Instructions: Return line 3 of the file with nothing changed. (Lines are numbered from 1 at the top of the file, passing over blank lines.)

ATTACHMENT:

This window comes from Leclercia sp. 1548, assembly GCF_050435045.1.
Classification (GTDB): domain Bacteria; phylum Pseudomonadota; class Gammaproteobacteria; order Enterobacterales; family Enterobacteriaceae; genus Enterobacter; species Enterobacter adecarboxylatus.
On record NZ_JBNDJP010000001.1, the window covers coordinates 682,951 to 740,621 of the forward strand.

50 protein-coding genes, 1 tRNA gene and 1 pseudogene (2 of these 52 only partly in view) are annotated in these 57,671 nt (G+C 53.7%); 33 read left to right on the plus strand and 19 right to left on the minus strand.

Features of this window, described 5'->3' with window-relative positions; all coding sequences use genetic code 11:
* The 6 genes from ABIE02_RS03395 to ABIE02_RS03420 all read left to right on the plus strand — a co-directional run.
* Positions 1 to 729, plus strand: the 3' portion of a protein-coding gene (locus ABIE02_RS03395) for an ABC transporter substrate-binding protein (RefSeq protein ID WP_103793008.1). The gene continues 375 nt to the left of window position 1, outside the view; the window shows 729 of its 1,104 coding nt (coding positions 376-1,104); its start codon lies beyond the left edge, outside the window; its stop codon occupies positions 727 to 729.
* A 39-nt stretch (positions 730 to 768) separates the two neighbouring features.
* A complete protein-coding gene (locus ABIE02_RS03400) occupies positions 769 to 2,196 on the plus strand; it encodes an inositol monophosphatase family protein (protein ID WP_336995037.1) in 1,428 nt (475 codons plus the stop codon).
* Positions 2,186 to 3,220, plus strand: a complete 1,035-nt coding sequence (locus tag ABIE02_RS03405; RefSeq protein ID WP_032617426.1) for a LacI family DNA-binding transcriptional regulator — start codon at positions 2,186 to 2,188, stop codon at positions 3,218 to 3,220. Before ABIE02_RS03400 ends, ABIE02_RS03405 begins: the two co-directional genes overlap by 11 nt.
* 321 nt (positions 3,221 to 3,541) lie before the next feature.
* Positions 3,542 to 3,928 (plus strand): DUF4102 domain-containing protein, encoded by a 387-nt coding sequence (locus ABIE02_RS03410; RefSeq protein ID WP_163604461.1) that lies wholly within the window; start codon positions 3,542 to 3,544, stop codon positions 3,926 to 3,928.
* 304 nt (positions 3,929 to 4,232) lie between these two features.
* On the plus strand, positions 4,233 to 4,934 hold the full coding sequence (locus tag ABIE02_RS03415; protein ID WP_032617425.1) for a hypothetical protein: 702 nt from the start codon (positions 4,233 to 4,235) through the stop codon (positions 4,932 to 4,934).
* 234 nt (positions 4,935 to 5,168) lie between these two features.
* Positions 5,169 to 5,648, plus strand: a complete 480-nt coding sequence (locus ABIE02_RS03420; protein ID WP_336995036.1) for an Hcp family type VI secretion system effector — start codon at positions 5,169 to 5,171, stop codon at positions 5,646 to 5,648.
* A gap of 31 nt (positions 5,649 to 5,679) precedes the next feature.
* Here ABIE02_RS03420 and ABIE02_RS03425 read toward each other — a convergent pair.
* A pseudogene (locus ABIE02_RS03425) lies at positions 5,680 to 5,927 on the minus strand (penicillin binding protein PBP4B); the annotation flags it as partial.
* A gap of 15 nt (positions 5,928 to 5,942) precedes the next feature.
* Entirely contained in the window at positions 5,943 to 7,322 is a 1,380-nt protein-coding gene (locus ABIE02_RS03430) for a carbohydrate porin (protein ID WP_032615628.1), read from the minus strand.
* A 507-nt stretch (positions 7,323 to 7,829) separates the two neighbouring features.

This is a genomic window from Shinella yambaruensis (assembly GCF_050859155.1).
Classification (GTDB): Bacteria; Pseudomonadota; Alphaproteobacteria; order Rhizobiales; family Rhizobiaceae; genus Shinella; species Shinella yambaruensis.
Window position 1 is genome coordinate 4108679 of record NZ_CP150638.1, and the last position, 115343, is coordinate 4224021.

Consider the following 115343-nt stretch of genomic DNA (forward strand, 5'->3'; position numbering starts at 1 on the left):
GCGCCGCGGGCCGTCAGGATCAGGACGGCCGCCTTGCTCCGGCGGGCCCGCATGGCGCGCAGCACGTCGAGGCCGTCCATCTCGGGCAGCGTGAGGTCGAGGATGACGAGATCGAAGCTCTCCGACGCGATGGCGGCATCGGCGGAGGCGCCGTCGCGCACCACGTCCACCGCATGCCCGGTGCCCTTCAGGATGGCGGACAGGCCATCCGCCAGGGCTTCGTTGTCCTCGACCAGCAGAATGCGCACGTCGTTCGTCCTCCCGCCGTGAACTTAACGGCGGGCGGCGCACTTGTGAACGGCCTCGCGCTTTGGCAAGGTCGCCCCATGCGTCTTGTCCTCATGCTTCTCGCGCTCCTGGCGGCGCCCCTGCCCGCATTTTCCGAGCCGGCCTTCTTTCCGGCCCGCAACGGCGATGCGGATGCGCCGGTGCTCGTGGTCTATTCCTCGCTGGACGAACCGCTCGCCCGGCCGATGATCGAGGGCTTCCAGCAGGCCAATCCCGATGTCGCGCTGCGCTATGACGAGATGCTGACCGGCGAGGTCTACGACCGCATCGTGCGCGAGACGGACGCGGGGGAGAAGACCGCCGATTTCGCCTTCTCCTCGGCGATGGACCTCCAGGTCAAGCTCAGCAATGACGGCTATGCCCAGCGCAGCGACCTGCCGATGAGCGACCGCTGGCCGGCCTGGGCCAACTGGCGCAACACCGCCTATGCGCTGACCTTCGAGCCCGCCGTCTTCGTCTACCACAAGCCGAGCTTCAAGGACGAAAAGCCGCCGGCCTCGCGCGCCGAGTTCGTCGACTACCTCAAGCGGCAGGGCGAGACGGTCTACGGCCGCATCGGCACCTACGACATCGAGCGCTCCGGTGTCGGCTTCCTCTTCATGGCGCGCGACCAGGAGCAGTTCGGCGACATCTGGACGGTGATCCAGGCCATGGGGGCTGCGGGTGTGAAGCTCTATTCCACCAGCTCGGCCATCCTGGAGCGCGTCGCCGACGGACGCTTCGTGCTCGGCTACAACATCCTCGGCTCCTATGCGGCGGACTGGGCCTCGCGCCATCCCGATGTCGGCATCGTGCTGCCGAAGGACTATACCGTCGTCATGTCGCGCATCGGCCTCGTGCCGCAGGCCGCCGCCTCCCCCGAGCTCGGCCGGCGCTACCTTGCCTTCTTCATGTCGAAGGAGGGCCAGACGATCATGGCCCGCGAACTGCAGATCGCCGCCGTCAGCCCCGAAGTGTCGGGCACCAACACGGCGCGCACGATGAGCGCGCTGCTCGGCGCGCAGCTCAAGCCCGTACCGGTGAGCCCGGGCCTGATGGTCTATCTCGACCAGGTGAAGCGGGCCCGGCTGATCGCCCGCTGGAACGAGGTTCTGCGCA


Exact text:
On record NZ_JBNDJP010000001.1, the window covers coordinates 682,951 to 740,621 of the forward strand.